Stephen Rees's blog

Thoughts about the relationships between transport and the urban area it serves

Archive for November 7th, 2008

COPE will run a Free Bus

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Free Bus

Free Bus

COPE will be launching a Free Bus tomorrow (Saturday November 8) at 10 AM to highlight the party’s transit policies and to provide a little relief to transit users.

The basic plan is to host a send-off at the COPE campaign office (585 East Broadway) at 10 AM tomorrow morning. The free bus will run a loop linking the Broadway corridor with downtown (see map) and will have 14 stops (see below). After Saturday COPE will operate the bus from 10-1 on Wed, Thurs and Fri next week. It will be used from 1-3 for other COPE events.

busmap

Written by Stephen Rees

November 7, 2008 at 8:26 pm

Posted in politics, transit

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Lots of Good Stuff in the Straight today

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Well actually I picked up a hard copy last night and was going to blog about it earlier but got distracted.

To start with there is a very positive piece on young Paul Hillsdon. Dr Fred Bass, who devised the original trial of bike lanes on the Burrard Bridge is categorical about the one lane plan. “It won’t work.” As usual the key fact about junction capacity at each of the bridge determining traffic flow is missed.

There’s a bit about Vancouver bloggers which picks up Raul Pacheco (www.hummingbird604.com/) and Sean Orr but not most of my other favourites (see the blogroll over to the right there)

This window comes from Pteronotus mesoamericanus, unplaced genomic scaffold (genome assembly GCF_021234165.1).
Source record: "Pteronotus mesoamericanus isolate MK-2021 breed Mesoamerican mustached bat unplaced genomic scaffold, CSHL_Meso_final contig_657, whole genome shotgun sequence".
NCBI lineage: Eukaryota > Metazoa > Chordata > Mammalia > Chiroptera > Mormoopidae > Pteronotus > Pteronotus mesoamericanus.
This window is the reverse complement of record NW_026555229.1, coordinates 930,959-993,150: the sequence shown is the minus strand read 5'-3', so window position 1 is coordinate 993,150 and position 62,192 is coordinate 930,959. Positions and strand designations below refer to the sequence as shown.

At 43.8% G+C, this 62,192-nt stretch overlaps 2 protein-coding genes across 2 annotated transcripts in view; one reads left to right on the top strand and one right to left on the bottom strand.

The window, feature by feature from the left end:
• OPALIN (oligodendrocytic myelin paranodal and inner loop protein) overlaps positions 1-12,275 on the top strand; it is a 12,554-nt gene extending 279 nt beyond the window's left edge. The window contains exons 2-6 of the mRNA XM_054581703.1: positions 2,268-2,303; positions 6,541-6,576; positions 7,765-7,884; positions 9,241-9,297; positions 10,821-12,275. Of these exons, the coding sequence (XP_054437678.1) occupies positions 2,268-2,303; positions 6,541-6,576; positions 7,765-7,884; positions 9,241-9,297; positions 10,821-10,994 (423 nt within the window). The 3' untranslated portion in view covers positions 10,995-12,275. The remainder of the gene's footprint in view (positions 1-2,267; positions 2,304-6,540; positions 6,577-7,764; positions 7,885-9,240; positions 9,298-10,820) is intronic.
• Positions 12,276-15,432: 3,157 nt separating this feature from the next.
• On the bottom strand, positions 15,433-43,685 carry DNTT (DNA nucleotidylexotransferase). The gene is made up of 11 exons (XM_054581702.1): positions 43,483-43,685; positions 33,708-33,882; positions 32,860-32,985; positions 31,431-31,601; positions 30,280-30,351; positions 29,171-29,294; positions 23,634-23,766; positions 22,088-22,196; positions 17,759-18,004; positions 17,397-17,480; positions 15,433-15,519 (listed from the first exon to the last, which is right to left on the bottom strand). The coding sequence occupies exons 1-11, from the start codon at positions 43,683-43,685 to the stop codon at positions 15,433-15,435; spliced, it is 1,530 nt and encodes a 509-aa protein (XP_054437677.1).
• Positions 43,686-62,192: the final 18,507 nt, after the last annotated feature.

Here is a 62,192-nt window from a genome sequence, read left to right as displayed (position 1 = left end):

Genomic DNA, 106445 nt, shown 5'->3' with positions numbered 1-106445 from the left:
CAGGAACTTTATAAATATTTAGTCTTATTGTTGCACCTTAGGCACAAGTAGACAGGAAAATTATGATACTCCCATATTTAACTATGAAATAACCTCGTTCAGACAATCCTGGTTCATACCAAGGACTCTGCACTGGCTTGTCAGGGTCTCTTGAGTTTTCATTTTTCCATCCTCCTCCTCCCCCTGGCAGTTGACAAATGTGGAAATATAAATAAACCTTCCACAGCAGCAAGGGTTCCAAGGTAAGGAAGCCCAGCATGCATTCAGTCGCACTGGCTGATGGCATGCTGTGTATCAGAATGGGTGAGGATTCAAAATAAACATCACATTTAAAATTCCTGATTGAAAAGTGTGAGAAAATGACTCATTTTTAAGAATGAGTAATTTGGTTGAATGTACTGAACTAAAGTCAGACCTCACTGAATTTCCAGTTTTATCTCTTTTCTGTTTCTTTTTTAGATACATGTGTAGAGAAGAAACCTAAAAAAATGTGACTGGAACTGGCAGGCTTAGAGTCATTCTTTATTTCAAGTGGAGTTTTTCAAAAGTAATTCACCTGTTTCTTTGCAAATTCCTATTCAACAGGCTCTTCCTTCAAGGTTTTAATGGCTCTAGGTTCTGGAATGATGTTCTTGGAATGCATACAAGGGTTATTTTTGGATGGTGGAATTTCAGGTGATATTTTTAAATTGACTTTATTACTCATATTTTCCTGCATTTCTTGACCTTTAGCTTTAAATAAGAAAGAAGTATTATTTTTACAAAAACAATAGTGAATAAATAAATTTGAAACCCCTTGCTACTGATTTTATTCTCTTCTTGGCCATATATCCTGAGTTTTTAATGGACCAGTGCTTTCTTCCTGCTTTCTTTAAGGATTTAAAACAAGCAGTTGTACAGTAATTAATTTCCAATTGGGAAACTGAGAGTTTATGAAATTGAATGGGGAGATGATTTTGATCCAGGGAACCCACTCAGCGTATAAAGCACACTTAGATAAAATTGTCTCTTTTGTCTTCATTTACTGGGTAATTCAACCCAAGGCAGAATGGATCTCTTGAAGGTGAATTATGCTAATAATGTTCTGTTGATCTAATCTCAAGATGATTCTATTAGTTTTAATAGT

There’s also a letter from Nancy Forham which initially made me cheer, but then I had a second thought. There actually has been an increase in the number of buses and hours of service – just not nearly enough. And the problem is that when Translink talks about this it tries to conceal what is really happening. Because absolute numbers (thousands of service hours) or even n% more than x years ago really do not tell you much. Because the region has been growing. There are more people and they are making more trips, more often and they are taking longer. And the key statistic – transit mode share – has hardly changed at all. Keep this in mind when you hear a Translink spokesperson telling you how much more service they will be adding at the next sheet change. The mode share for all trips ten years ago was 11%. It still is now. That is the problem. And in the meantime much more time and effort has gone into road and bridge projects than just buying more buses. And the biggest spend on transit has been on the Canada Line which will make transit service worse for some of the region’s longest distance and most loyal customers. Because instead of a one seat bus ride they will be forced to stand for the last section of their journey. And that cannot get any better, since the stations are too short (so trains cannot get longer) and the line has long sections of single track (so frequency cannot be increased) – and the initial order for trains was cut very early on to stay within the fixed price.